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Gardening Knowhow From Shipton’s Big R
Apr 8, 2021

Caring for Your Backyard Flock For The First 18 Months

Newly hatched chicks are very tiny. They are delicate and fuzzy – and so cute! Unfortunately, they are also extremely vulnerable to the harsh world around them. The chick needs all the advantages it can get. Once you have made the commitment to step in as mother hen, the care is in your hands.

You have (hopefully) previously thought ahead and set up a good coop that will be a good home for the baby, and of course its mates. Chicks are social animals that need companionship, which is why they thrive in a flock.

You will also need the brooder to be large enough for the number of chicks you plan to raise and make sure it’s equipped with a feeder and waterer. Make sure it has an inch of wood shavings for bedding and a heat lamp or electric chick warmer. Make sure the heat lamp has a RED bulb, and it can be raised and lowered to regulate heat on the birds. Once you have these basics in place, you are ready to welcome home your new chicks!

We recommend using these six chicken growth milestones as a roadmap to creating a complete feeding program.

1. Weeks 1-4: Baby chicks

Bedding:  That inch of wood flake shavings you laid down, will provide the chicks the dry, warm environment they need. Be aware that shredded paper has micro filaments that can cause respiratory problems in the birds, so using the larger wood shavings is a good choice. Raising chicks on newspaper, plastic or an otherwise slick surface may cause their legs to splay, making walking difficult or impossible. Spraddle leg can be a permanent condition if left uncorrected, resulting in distress in the chick that can lead to death.  Make sure you clean the bedding every day and change it fully every 2-3 days.

Heat:  Without a mother hen to keep the chicks warm, the next best substitute is a warming pad or heat lamp. The most common option is a heat lamp. A radiant heat lamp will heat the chicks’ bodies and provide them the comfort to shelter and sleep.  Make sure that your heat lamp is secured, and the height is adjustable. To adjust the heat from a heat lamp, hang it starting at 18” to 24” from the chicks. The proper temperature for the chicks should range between 85- and 90-degrees Fahrenheit. Use an outdoor thermometer designed to measure air temperature to ensure a suitable climate for the chicks.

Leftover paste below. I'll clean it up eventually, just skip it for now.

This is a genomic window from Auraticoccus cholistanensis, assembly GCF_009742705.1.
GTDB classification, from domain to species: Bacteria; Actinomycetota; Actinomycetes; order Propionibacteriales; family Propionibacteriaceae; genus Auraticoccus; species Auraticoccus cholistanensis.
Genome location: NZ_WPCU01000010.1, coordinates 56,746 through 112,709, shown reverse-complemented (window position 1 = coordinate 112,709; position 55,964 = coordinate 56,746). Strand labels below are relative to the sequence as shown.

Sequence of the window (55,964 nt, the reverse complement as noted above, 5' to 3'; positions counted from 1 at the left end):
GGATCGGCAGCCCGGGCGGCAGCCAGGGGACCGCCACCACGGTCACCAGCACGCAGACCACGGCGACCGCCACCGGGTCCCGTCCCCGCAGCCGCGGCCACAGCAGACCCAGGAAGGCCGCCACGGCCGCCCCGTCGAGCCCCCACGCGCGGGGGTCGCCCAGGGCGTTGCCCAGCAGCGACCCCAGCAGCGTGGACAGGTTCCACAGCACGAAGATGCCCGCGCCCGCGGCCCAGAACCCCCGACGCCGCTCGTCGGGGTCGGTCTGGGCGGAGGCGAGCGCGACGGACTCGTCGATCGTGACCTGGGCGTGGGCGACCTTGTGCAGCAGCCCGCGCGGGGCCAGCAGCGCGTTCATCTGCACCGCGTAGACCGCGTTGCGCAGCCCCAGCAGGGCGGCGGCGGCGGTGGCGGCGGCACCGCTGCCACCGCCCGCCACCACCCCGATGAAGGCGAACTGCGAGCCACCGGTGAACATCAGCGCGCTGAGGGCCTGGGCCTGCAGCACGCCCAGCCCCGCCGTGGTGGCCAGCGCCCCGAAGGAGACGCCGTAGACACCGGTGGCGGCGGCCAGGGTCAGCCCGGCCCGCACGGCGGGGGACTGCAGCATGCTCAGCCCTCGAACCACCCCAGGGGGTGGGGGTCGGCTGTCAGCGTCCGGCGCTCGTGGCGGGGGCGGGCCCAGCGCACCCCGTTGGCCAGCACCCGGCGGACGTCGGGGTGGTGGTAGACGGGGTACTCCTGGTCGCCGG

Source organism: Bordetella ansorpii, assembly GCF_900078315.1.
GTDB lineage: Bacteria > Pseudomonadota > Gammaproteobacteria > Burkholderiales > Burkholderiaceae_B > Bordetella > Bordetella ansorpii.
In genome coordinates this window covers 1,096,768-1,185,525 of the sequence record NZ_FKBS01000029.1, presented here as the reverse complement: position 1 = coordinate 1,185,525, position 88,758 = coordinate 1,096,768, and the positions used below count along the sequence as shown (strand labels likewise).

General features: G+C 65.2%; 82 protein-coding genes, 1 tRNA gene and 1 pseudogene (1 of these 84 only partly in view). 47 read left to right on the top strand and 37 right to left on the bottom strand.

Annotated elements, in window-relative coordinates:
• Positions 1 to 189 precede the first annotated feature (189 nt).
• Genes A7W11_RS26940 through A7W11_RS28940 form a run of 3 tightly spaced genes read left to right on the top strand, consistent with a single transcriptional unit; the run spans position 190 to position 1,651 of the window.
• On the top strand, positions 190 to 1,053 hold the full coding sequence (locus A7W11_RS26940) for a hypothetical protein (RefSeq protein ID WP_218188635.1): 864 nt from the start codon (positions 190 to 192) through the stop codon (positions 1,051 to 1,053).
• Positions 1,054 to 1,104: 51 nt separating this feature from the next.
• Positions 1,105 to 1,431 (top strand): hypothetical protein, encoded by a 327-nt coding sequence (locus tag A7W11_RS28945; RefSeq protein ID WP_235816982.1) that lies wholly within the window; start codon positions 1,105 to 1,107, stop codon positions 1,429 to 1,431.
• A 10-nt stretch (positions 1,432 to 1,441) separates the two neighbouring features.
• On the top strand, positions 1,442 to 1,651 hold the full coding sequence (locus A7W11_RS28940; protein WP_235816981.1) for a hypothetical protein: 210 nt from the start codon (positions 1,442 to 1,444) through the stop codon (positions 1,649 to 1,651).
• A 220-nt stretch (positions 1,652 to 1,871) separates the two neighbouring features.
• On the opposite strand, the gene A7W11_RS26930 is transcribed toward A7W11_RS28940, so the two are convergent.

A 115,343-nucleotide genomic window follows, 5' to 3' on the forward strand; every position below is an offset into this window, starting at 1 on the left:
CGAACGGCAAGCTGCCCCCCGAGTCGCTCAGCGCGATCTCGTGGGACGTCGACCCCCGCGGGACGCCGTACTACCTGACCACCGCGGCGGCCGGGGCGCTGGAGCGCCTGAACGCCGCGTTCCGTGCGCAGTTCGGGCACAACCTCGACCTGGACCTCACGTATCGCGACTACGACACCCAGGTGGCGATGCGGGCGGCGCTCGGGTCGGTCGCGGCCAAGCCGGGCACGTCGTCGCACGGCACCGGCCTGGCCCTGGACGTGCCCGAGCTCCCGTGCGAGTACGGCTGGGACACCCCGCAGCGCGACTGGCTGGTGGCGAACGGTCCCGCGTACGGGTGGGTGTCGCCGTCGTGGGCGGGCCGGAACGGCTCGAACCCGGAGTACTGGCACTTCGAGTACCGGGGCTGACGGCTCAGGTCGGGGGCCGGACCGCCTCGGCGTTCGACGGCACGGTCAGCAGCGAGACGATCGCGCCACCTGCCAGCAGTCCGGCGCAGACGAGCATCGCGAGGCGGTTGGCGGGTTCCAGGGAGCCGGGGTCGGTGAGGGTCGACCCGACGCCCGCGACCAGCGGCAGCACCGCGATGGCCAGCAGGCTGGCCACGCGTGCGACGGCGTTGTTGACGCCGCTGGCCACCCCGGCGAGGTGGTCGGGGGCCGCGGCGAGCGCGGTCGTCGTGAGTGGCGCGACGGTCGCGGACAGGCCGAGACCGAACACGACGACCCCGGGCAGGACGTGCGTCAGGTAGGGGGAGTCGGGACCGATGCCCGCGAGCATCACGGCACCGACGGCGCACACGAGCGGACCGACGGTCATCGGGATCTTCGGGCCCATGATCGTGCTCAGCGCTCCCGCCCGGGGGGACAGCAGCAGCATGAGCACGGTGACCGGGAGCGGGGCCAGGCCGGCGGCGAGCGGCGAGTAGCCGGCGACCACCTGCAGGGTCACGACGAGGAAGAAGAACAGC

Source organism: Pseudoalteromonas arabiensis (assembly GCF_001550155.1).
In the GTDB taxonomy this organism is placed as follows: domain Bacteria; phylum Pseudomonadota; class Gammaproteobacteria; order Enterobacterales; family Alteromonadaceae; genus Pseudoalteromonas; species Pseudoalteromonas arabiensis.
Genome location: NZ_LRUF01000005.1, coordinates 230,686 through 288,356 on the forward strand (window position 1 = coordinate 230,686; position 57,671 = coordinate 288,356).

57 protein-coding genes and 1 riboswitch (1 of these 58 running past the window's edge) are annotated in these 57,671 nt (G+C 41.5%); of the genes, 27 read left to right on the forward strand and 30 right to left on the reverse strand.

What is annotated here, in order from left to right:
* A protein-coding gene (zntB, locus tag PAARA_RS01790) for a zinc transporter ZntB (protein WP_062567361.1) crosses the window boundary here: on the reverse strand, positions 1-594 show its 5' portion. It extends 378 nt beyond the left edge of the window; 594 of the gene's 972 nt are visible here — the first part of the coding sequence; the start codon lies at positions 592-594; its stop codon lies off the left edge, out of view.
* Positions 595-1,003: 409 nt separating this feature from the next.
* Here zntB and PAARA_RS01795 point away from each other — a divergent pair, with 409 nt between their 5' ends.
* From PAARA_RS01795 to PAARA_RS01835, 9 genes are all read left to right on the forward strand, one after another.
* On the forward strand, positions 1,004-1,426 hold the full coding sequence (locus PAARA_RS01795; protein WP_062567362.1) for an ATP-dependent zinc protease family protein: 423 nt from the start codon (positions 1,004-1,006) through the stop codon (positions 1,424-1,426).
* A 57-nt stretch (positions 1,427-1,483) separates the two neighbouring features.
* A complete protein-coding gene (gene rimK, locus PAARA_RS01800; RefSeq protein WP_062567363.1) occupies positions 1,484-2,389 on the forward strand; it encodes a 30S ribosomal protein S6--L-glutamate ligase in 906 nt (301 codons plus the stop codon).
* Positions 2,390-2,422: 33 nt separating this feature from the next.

The best way to monitor the heat is to pay attention to your baby chicks! They will tell you if the temperature is comfortable. If the chicks tend to huddle under the light, peeping loudly, it is too cold. If they are always to the edge or away from the heat, it is too hot. If they are spaced out, pecking around, going about their business in a way that that looks casual, they’re comfortable.  The Red Bulbs you chose for the heat lamp is a good choice. It does not resemble daylight, like a white bulb, and helps chicks sleep at night. Also, the red light is not harmful to the chicks’ eyes and tends to keep chicks from pecking at one another.

Water, then Food: Once you introduce baby chicks to a brooder, provide them with fresh room temperature water, for the first couple of hours. This gives the chicks the opportunity to rehydrate before they feed. If the chicks seem unsure around water, feel free to dip their beaks into the water. They will catch on and take it from there.  Electrolytes and probiotics can also be provided to your chicks through the water. These come in bulk packaging or in pre-measured quantities that can be diluted with water. The electrolytes provide energy and help to keep your wee ones hydrated while the probiotics help aid in digestive health. The two can be used alone or combined for ultimate health. (Be sure to follow the manufacturer’s directions and recommendations.)